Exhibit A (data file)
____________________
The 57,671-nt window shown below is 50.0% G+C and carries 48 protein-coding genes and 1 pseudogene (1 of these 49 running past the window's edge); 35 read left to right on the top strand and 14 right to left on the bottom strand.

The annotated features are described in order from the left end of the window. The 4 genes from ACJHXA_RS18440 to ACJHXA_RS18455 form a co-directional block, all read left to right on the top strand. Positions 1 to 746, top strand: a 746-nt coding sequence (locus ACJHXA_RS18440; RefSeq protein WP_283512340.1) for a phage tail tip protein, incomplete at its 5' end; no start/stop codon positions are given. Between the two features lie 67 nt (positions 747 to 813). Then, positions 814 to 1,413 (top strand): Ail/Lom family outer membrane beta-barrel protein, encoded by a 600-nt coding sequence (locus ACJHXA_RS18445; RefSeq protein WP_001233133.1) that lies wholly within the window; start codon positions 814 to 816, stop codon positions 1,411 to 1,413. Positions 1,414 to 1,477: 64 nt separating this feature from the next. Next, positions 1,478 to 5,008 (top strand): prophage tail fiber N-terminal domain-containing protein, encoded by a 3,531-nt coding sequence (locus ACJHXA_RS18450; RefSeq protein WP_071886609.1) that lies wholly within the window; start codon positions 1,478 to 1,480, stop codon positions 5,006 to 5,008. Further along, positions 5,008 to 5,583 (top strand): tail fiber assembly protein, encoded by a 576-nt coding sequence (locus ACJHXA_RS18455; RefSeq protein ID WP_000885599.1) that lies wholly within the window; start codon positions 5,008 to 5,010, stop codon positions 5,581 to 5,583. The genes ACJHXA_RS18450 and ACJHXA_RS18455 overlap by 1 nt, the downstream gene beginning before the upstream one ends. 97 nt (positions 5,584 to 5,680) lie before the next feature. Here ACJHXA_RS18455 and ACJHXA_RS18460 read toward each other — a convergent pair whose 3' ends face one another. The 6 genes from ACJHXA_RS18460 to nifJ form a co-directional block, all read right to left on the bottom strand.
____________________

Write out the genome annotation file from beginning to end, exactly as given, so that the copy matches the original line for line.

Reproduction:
The 57,671-nt window shown below is 50.0% G+C and carries 48 protein-coding genes and 1 pseudogene (1 of these 49 running past the window's edge); 35 read left to right on the top strand and 14 right to left on the bottom strand.

The annotated features are described in order from the left end of the window. The 4 genes from ACJHXA_RS18440 to ACJHXA_RS18455 form a co-directional block, all read left to right on the top strand. Positions 1 to 746, top strand: a 746-nt coding sequence (locus ACJHXA_RS18440; RefSeq protein WP_283512340.1) for a phage tail tip protein, incomplete at its 5' end; no start/stop codon positions are given. Between the two features lie 67 nt (positions 747 to 813). Then, positions 814 to 1,413 (top strand): Ail/Lom family outer membrane beta-barrel protein, encoded by a 600-nt coding sequence (locus ACJHXA_RS18445; RefSeq protein WP_001233133.1) that lies wholly within the window; start codon positions 814 to 816, stop codon positions 1,411 to 1,413. Positions 1,414 to 1,477: 64 nt separating this feature from the next. Next, positions 1,478 to 5,008 (top strand): prophage tail fiber N-terminal domain-containing protein, encoded by a 3,531-nt coding sequence (locus ACJHXA_RS18450; RefSeq protein WP_071886609.1) that lies wholly within the window; start codon positions 1,478 to 1,480, stop codon positions 5,006 to 5,008. Further along, positions 5,008 to 5,583 (top strand): tail fiber assembly protein, encoded by a 576-nt coding sequence (locus ACJHXA_RS18455; RefSeq protein ID WP_000885599.1) that lies wholly within the window; start codon positions 5,008 to 5,010, stop codon positions 5,581 to 5,583. The genes ACJHXA_RS18450 and ACJHXA_RS18455 overlap by 1 nt, the downstream gene beginning before the upstream one ends. 97 nt (positions 5,584 to 5,680) lie before the next feature. Here ACJHXA_RS18455 and ACJHXA_RS18460 read toward each other — a convergent pair whose 3' ends face one another. The 6 genes from ACJHXA_RS18460 to nifJ form a co-directional block, all read right to left on the bottom strand.